Indiana State Police expand voter fraud investigation

Posted October 07, 2016

Indiana State Police delivered a search warrant to the IVRP office in downtown Indianapolis yesterday as part of the investigation that began in August, which now includes seven counties.

County workers will try to confirm hundreds of registration forms turned in by a registration group under investigation by Indiana State Police.

The raid was part of an ongoing investigation which originally started in two counties and has now spread to nine: Hendricks, Marion, Allen, Delaware, Hamilton, Hancock, Johnson, Lake, and Madison counties.

Barry Schust, Allen County's Republican voter registration board member, said about 1,000 forms from the group were submitted to the local office.

The Intercept reported that workers at the site told them that state police stopped one person from recording the incident and that the group's lawyer said he was unable to enter the building.

Fajman said she had never previously heard of Indiana Voter Registration Project.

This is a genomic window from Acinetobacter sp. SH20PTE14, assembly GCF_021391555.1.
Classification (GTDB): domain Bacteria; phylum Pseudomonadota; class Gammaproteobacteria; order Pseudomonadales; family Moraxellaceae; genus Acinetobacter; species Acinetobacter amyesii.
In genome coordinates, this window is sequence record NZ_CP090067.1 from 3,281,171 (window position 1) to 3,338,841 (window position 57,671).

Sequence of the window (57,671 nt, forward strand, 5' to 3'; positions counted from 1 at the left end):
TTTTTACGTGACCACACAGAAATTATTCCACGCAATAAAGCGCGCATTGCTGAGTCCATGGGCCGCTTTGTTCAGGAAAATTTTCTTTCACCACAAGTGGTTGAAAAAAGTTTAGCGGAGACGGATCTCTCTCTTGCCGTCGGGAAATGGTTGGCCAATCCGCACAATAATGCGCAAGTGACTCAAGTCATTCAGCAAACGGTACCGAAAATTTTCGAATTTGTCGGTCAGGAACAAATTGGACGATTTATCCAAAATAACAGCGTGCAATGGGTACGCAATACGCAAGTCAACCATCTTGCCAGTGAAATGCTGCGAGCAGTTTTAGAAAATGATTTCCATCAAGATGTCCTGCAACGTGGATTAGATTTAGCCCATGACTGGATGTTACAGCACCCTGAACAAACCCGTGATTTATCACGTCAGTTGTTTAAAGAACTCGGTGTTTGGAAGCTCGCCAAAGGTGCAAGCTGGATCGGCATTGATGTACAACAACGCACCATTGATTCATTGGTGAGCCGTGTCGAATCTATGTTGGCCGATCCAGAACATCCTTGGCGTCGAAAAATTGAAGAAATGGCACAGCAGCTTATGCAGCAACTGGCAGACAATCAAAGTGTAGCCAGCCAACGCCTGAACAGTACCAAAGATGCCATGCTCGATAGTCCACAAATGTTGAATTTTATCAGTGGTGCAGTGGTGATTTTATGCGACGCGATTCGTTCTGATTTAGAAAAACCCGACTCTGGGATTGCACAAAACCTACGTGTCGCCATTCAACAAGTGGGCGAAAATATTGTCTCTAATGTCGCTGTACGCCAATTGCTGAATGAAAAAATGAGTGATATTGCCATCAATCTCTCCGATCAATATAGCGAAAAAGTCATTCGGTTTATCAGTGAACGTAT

"We are still reviewing them as to whether they are suspicious in nature or not", Fajman said.

They called the investigation "complex" and said it could take weeks or months.

"From what we understand, they are a few people from out of town in charge of it", she said, adding some may have paid locals if they meet a quota of new applications. Such action may result in the voter having to cast a provisional ballot.

There they will see their voting information has been altered. He called me from his auto parked across the street from the voting offices he said he was unable to enter. Spokesman Capt. Dave Bursten made the announcement Thursday, but he would not provide any details on the reason for the expansion.

That trooper has only formed an exploratory committee, Bursten said, and he still has until January to declare his candidacy.

"We wouldn't still be investigating if we weren't still finding issues that are indicative of fraudulent acts", he said. Cameras and phones were seized because the search warrant included electronic devices, he said. Indiana's Secretary of State Connie Lawson, who was a key sponsor of Indiana's 2005 voter ID law that went all the way to the Supreme Court where it was upheld- announced the investigation in September.

Tokaji argued that while limiting early voting and requiring photo ID all had negative affects on voter turnout, launching an investigation like the one in IN - which has essentially stopped the group from registering voters- represented a new level of potential voter suppression.

Voters can make sure they are properly registered at this website: